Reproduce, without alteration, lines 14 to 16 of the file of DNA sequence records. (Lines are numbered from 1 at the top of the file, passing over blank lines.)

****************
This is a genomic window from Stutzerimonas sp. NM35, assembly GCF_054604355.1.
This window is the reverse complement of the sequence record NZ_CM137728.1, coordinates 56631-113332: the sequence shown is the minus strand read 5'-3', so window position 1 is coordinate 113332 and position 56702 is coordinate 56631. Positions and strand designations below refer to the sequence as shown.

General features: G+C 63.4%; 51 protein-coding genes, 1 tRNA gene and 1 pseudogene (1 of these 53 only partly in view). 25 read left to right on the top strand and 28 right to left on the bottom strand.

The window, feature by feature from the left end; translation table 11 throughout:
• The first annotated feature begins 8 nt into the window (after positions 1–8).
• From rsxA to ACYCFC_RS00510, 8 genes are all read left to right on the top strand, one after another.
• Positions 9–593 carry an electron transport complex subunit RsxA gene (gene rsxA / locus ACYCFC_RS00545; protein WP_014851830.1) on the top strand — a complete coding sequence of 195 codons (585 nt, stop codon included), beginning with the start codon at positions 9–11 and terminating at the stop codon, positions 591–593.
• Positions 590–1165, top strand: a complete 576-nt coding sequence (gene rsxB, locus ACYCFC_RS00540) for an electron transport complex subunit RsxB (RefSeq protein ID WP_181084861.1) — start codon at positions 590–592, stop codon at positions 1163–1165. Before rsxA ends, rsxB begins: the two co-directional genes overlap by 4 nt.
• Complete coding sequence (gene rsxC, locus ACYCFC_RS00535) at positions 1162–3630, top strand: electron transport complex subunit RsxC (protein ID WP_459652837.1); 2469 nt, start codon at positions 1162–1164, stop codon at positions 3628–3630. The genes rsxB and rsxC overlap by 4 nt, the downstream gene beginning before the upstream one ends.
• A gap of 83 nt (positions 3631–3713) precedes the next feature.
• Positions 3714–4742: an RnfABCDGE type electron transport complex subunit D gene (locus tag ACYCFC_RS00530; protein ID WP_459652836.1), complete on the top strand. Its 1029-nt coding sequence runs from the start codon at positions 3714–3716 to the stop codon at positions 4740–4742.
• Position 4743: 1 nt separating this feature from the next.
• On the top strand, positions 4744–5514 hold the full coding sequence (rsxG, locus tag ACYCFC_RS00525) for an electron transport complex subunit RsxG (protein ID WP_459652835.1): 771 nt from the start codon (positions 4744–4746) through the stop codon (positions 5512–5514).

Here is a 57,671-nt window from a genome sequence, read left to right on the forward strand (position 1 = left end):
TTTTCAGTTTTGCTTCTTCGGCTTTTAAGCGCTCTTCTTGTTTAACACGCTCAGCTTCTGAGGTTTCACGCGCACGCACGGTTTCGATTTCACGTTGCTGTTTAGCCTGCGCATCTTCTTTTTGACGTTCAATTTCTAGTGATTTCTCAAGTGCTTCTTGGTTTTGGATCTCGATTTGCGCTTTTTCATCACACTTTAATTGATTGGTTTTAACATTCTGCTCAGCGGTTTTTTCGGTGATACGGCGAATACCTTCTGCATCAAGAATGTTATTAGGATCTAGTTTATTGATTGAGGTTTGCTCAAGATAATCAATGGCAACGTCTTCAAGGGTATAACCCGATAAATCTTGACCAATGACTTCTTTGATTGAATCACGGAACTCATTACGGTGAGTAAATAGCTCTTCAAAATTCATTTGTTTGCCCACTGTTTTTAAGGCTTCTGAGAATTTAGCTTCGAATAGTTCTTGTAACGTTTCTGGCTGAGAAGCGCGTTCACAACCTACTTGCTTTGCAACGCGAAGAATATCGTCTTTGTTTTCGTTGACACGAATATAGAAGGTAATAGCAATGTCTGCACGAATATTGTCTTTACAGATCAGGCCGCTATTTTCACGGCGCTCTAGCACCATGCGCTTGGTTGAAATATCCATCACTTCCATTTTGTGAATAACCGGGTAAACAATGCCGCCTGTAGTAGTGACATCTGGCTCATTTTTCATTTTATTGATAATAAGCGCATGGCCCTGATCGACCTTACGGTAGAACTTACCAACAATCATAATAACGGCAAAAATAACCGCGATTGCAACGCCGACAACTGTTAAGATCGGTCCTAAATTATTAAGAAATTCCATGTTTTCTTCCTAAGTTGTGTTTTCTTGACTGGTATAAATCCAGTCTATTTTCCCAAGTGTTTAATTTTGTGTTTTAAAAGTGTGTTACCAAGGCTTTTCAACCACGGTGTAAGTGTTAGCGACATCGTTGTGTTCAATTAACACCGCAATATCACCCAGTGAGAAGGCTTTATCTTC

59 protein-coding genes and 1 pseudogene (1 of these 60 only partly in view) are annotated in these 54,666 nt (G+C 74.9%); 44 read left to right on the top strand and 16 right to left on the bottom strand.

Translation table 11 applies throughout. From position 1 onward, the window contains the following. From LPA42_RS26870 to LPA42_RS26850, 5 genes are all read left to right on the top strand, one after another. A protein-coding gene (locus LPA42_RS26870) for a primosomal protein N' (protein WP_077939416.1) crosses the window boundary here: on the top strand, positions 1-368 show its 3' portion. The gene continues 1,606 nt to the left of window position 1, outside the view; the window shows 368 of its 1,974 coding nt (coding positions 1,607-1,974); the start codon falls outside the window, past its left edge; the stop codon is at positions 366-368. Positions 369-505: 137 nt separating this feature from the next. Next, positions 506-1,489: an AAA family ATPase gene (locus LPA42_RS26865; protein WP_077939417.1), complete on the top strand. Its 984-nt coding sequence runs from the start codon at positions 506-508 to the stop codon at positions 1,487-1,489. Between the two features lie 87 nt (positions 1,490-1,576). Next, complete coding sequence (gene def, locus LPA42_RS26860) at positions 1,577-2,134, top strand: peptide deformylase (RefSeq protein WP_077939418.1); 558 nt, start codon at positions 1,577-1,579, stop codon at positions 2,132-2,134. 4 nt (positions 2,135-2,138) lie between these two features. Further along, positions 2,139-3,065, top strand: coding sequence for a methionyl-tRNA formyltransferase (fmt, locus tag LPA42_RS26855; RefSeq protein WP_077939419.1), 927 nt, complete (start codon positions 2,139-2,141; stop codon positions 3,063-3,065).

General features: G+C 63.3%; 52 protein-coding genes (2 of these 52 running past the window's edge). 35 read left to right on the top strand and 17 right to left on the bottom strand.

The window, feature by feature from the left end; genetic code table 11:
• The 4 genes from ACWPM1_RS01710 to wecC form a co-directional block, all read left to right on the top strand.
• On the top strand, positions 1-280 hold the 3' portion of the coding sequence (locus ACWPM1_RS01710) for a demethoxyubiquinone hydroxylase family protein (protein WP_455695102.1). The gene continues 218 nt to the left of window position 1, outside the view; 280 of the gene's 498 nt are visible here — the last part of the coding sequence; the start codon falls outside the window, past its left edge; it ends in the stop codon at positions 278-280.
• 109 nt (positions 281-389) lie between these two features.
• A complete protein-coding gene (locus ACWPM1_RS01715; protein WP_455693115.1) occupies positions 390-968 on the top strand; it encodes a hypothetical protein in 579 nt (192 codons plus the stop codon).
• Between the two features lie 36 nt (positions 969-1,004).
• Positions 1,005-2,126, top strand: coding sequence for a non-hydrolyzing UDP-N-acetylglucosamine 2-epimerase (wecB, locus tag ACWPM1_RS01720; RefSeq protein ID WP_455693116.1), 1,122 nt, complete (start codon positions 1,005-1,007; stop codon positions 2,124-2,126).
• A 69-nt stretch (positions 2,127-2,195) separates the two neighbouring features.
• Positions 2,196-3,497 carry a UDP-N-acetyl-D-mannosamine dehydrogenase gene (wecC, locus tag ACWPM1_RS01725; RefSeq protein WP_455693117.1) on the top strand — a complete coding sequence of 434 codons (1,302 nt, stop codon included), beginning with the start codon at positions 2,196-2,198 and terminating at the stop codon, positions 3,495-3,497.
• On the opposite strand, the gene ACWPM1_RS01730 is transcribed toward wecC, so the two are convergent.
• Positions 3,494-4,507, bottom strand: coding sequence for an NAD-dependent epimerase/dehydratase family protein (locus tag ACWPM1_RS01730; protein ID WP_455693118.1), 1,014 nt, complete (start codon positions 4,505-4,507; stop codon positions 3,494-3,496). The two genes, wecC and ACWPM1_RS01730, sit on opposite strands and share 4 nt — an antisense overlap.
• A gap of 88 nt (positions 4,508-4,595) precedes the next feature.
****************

Here is a 57,671-nt window from a genome sequence, read left to right on the forward strand (position 1 = left end):
TTTTCAGTTTTGCTTCTTCGGCTTTTAAGCGCTCTTCTTGTTTAACACGCTCAGCTTCTGAGGTTTCACGCGCACGCACGGTTTCGATTTCACGTTGCTGTTTAGCCTGCGCATCTTCTTTTTGACGTTCAATTTCTAGTGATTTCTCAAGTGCTTCTTGGTTTTGGATCTCGATTTGCGCTTTTTCATCACACTTTAATTGATTGGTTTTAACATTCTGCTCAGCGGTTTTTTCGGTGATACGGCGAATACCTTCTGCATCAAGAATGTTATTAGGATCTAGTTTATTGATTGAGGTTTGCTCAAGATAATCAATGGCAACGTCTTCAAGGGTATAACCCGATAAATCTTGACCAATGACTTCTTTGATTGAATCACGGAACTCATTACGGTGAGTAAATAGCTCTTCAAAATTCATTTGTTTGCCCACTGTTTTTAAGGCTTCTGAGAATTTAGCTTCGAATAGTTCTTGTAACGTTTCTGGCTGAGAAGCGCGTTCACAACCTACTTGCTTTGCAACGCGAAGAATATCGTCTTTGTTTTCGTTGACACGAATATAGAAGGTAATAGCAATGTCTGCACGAATATTGTCTTTACAGATCAGGCCGCTATTTTCACGGCGCTCTAGCACCATGCGCTTGGTTGAAATATCCATCACTTCCATTTTGTGAATAACCGGGTAAACAATGCCGCCTGTAGTAGTGACATCTGGCTCATTTTTCATTTTATTGATAATAAGCGCATGGCCCTGATCGACCTTACGGTAGAACTTACCAACAATCATAATAACGGCAAAAATAACCGCGATTGCAACGCCGACAACTGTTAAGATCGGTCCTAAATTATTAAGAAATTCCATGTTTTCTTCCTAAGTTGTGTTTTCTTGACTGGTATAAATCCAGTCTATTTTCCCAAGTGTTTAATTTTGTGTTTTAAAAGTGTGTTACCAAGGCTTTTCAACCACGGTGTAAGTGTTAGCGACATCGTTGTGTTCAATTAACACCGCAATATCACCCAGTGAGAAGGCTTTATCTTC

59 protein-coding genes and 1 pseudogene (1 of these 60 only partly in view) are annotated in these 54,666 nt (G+C 74.9%); 44 read left to right on the top strand and 16 right to left on the bottom strand.